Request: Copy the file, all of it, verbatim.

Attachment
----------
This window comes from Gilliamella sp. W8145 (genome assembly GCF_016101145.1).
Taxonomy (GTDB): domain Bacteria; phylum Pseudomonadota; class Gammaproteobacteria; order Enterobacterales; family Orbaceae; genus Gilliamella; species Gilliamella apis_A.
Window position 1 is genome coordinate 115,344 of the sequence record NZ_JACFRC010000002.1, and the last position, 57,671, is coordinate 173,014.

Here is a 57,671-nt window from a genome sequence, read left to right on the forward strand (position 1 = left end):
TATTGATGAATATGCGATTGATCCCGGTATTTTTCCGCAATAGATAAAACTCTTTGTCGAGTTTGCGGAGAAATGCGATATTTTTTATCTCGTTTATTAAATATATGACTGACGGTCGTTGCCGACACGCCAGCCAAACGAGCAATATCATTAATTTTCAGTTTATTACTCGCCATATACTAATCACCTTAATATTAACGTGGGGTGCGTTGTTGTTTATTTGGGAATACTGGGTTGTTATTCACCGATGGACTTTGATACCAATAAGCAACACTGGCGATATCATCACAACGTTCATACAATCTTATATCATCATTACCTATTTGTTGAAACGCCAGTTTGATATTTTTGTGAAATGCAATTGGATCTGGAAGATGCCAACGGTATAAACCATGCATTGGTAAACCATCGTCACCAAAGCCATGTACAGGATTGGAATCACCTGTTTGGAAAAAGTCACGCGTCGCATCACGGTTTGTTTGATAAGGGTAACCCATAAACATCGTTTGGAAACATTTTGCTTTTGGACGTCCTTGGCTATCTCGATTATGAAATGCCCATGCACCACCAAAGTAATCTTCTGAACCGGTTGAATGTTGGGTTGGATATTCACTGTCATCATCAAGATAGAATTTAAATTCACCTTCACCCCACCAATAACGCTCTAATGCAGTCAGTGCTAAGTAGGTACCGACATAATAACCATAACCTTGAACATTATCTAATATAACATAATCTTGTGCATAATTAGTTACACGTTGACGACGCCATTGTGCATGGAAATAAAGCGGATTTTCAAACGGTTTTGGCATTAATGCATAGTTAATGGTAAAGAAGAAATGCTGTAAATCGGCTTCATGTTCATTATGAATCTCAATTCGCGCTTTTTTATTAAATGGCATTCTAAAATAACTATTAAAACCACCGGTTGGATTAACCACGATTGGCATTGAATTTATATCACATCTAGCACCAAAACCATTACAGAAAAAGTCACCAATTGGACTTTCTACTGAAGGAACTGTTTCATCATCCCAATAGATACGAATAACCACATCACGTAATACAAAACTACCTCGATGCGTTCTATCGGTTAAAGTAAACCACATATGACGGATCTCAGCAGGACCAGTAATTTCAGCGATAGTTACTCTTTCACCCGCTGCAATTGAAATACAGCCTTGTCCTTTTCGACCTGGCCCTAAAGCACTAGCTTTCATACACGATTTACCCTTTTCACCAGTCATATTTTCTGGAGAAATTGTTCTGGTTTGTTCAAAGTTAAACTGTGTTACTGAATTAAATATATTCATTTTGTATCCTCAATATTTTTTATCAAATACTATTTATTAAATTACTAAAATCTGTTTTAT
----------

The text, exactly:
This window comes from Gilliamella sp. W8145 (genome assembly GCF_016101145.1).
Taxonomy (GTDB): domain Bacteria; phylum Pseudomonadota; class Gammaproteobacteria; order Enterobacterales; family Orbaceae; genus Gilliamella; species Gilliamella apis_A.
Window position 1 is genome coordinate 115,344 of the sequence record NZ_JACFRC010000002.1, and the last position, 57,671, is coordinate 173,014.

Here is a 57,671-nt window from a genome sequence, read left to right on the forward strand (position 1 = left end):
TATTGATGAATATGCGATTGATCCCGGTATTTTTCCGCAATAGATAAAACTCTTTGTCGAGTTTGCGGAGAAATGCGATATTTTTTATCTCGTTTATTAAATATATGACTGACGGTCGTTGCCGACACGCCAGCCAAACGAGCAATATCATTAATTTTCAGTTTATTACTCGCCATATACTAATCACCTTAATATTAACGTGGGGTGCGTTGTTGTTTATTTGGGAATACTGGGTTGTTATTCACCGATGGACTTTGATACCAATAAGCAACACTGGCGATATCATCACAACGTTCATACAATCTTATATCATCATTACCTATTTGTTGAAACGCCAGTTTGATATTTTTGTGAAATGCAATTGGATCTGGAAGATGCCAACGGTATAAACCATGCATTGGTAAACCATCGTCACCAAAGCCATGTACAGGATTGGAATCACCTGTTTGGAAAAAGTCACGCGTCGCATCACGGTTTGTTTGATAAGGGTAACCCATAAACATCGTTTGGAAACATTTTGCTTTTGGACGTCCTTGGCTATCTCGATTATGAAATGCCCATGCACCACCAAAGTAATCTTCTGAACCGGTTGAATGTTGGGTTGGATATTCACTGTCATCATCAAGATAGAATTTAAATTCACCTTCACCCCACCAATAACGCTCTAATGCAGTCAGTGCTAAGTAGGTACCGACATAATAACCATAACCTTGAACATTATCTAATATAACATAATCTTGTGCATAATTAGTTACACGTTGACGACGCCATTGTGCATGGAAATAAAGCGGATTTTCAAACGGTTTTGGCATTAATGCATAGTTAATGGTAAAGAAGAAATGCTGTAAATCGGCTTCATGTTCATTATGAATCTCAATTCGCGCTTTTTTATTAAATGGCATTCTAAAATAACTATTAAAACCACCGGTTGGATTAACCACGATTGGCATTGAATTTATATCACATCTAGCACCAAAACCATTACAGAAAAAGTCACCAATTGGACTTTCTACTGAAGGAACTGTTTCATCATCCCAATAGATACGAATAACCACATCACGTAATACAAAACTACCTCGATGCGTTCTATCGGTTAAAGTAAACCACATATGACGGATCTCAGCAGGACCAGTAATTTCAGCGATAGTTACTCTTTCACCCGCTGCAATTGAAATACAGCCTTGTCCTTTTCGACCTGGCCCTAAAGCACTAGCTTTCATACACGATTTACCCTTTTCACCAGTCATATTTTCTGGAGAAATTGTTCTGGTTTGTTCAAAGTTAAACTGTGTTACTGAATTAAATATATTCATTTTGTATCCTCAATATTTTTTATCAAATACTATTTATTAAATTACTAAAATCTGTTTTAT